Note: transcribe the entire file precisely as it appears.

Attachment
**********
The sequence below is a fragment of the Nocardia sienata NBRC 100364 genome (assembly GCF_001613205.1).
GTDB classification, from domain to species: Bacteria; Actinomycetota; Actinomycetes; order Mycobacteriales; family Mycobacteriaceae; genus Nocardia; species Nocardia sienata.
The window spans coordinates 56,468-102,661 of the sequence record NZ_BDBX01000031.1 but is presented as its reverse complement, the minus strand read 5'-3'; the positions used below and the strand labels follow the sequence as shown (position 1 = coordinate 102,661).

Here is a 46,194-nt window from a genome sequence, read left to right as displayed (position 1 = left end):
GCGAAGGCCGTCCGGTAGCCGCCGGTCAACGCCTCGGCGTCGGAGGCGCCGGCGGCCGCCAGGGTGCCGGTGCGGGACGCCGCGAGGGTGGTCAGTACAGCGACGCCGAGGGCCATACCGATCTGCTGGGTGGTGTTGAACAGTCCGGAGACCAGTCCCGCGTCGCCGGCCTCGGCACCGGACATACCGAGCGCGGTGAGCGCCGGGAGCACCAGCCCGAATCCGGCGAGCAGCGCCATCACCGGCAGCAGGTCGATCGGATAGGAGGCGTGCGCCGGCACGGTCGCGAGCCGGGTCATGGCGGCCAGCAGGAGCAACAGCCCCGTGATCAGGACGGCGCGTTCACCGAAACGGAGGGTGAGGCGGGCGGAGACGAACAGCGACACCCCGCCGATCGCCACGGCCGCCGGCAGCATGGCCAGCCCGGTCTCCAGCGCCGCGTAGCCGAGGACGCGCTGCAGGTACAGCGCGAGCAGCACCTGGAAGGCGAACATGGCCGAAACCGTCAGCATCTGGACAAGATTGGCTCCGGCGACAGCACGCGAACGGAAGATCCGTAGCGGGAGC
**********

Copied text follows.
The sequence below is a fragment of the Nocardia sienata NBRC 100364 genome (assembly GCF_001613205.1).
GTDB classification, from domain to species: Bacteria; Actinomycetota; Actinomycetes; order Mycobacteriales; family Mycobacteriaceae; genus Nocardia; species Nocardia sienata.
The window spans coordinates 56,468-102,661 of the sequence record NZ_BDBX01000031.1 but is presented as its reverse complement, the minus strand read 5'-3'; the positions used below and the strand labels follow the sequence as shown (position 1 = coordinate 102,661).

Here is a 46,194-nt window from a genome sequence, read left to right as displayed (position 1 = left end):
GCGAAGGCCGTCCGGTAGCCGCCGGTCAACGCCTCGGCGTCGGAGGCGCCGGCGGCCGCCAGGGTGCCGGTGCGGGACGCCGCGAGGGTGGTCAGTACAGCGACGCCGAGGGCCATACCGATCTGCTGGGTGGTGTTGAACAGTCCGGAGACCAGTCCCGCGTCGCCGGCCTCGGCACCGGACATACCGAGCGCGGTGAGCGCCGGGAGCACCAGCCCGAATCCGGCGAGCAGCGCCATCACCGGCAGCAGGTCGATCGGATAGGAGGCGTGCGCCGGCACGGTCGCGAGCCGGGTCATGGCGGCCAGCAGGAGCAACAGCCCCGTGATCAGGACGGCGCGTTCACCGAAACGGAGGGTGAGGCGGGCGGAGACGAACAGCGACACCCCGCCGATCGCCACGGCCGCCGGCAGCATGGCCAGCCCGGTCTCCAGCGCCGCGTAGCCGAGGACGCGCTGCAGGTACAGCGCGAGCAGCACCTGGAAGGCGAACATGGCCGAAACCGTCAGCATCTGGACAAGATTGGCTCCGGCGACAGCACGCGAACGGAAGATCCGTAGCGGGAGC